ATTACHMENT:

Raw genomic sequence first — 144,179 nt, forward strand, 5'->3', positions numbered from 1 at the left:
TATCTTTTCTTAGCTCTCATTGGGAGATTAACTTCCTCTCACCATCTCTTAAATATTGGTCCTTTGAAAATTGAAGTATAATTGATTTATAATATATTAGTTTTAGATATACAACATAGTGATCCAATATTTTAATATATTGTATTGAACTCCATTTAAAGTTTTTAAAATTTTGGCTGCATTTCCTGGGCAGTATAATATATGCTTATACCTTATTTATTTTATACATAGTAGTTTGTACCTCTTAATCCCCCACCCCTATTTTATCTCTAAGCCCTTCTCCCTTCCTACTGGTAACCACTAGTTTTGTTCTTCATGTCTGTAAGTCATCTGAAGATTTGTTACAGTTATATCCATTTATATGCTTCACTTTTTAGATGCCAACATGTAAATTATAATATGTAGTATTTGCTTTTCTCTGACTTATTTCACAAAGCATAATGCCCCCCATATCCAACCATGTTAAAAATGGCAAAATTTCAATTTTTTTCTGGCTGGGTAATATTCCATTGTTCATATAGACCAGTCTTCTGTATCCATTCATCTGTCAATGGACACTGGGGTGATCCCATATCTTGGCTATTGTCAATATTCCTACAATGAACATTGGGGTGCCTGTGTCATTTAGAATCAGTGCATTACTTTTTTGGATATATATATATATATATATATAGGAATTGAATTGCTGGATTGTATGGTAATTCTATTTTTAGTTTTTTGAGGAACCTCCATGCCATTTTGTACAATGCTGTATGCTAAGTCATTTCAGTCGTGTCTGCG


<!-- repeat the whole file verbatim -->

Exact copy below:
Raw genomic sequence first — 144,179 nt, forward strand, 5'->3', positions numbered from 1 at the left:
TATCTTTTCTTAGCTCTCATTGGGAGATTAACTTCCTCTCACCATCTCTTAAATATTGGTCCTTTGAAAATTGAAGTATAATTGATTTATAATATATTAGTTTTAGATATACAACATAGTGATCCAATATTTTAATATATTGTATTGAACTCCATTTAAAGTTTTTAAAATTTTGGCTGCATTTCCTGGGCAGTATAATATATGCTTATACCTTATTTATTTTATACATAGTAGTTTGTACCTCTTAATCCCCCACCCCTATTTTATCTCTAAGCCCTTCTCCCTTCCTACTGGTAACCACTAGTTTTGTTCTTCATGTCTGTAAGTCATCTGAAGATTTGTTACAGTTATATCCATTTATATGCTTCACTTTTTAGATGCCAACATGTAAATTATAATATGTAGTATTTGCTTTTCTCTGACTTATTTCACAAAGCATAATGCCCCCCATATCCAACCATGTTAAAAATGGCAAAATTTCAATTTTTTTCTGGCTGGGTAATATTCCATTGTTCATATAGACCAGTCTTCTGTATCCATTCATCTGTCAATGGACACTGGGGTGATCCCATATCTTGGCTATTGTCAATATTCCTACAATGAACATTGGGGTGCCTGTGTCATTTAGAATCAGTGCATTACTTTTTTGGATATATATATATATATATATATAGGAATTGAATTGCTGGATTGTATGGTAATTCTATTTTTAGTTTTTTGAGGAACCTCCATGCCATTTTGTACAATGCTGTATGCTAAGTCATTTCAGTCGTGTCTGCG